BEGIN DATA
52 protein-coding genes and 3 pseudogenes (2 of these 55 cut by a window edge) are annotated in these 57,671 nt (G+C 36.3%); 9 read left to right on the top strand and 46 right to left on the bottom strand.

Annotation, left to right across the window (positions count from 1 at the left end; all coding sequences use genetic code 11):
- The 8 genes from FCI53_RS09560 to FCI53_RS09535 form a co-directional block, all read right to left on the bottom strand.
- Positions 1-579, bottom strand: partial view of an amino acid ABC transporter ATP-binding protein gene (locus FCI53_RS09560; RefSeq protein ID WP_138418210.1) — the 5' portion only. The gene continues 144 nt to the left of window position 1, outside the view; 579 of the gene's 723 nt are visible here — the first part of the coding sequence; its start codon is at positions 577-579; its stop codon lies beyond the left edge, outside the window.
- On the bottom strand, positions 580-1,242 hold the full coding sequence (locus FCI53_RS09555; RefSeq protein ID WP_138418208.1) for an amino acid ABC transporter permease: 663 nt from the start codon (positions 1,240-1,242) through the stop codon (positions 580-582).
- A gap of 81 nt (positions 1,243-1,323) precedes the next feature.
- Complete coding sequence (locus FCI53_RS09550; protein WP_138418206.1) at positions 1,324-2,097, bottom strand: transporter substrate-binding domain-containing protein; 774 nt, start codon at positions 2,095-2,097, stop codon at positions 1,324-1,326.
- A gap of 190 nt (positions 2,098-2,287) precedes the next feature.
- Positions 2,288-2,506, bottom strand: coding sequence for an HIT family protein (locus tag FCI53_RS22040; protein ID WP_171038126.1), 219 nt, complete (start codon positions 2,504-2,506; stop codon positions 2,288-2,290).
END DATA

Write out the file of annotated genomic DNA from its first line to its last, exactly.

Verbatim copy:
52 protein-coding genes and 3 pseudogenes (2 of these 55 cut by a window edge) are annotated in these 57,671 nt (G+C 36.3%); 9 read left to right on the top strand and 46 right to left on the bottom strand.

Annotation, left to right across the window (positions count from 1 at the left end; all coding sequences use genetic code 11):
- The 8 genes from FCI53_RS09560 to FCI53_RS09535 form a co-directional block, all read right to left on the bottom strand.
- Positions 1-579, bottom strand: partial view of an amino acid ABC transporter ATP-binding protein gene (locus FCI53_RS09560; RefSeq protein ID WP_138418210.1) — the 5' portion only. The gene continues 144 nt to the left of window position 1, outside the view; 579 of the gene's 723 nt are visible here — the first part of the coding sequence; its start codon is at positions 577-579; its stop codon lies beyond the left edge, outside the window.
- On the bottom strand, positions 580-1,242 hold the full coding sequence (locus FCI53_RS09555; RefSeq protein ID WP_138418208.1) for an amino acid ABC transporter permease: 663 nt from the start codon (positions 1,240-1,242) through the stop codon (positions 580-582).
- A gap of 81 nt (positions 1,243-1,323) precedes the next feature.
- Complete coding sequence (locus FCI53_RS09550; protein WP_138418206.1) at positions 1,324-2,097, bottom strand: transporter substrate-binding domain-containing protein; 774 nt, start codon at positions 2,095-2,097, stop codon at positions 1,324-1,326.
- A gap of 190 nt (positions 2,098-2,287) precedes the next feature.
- Positions 2,288-2,506, bottom strand: coding sequence for an HIT family protein (locus tag FCI53_RS22040; protein ID WP_171038126.1), 219 nt, complete (start codon positions 2,504-2,506; stop codon positions 2,288-2,290).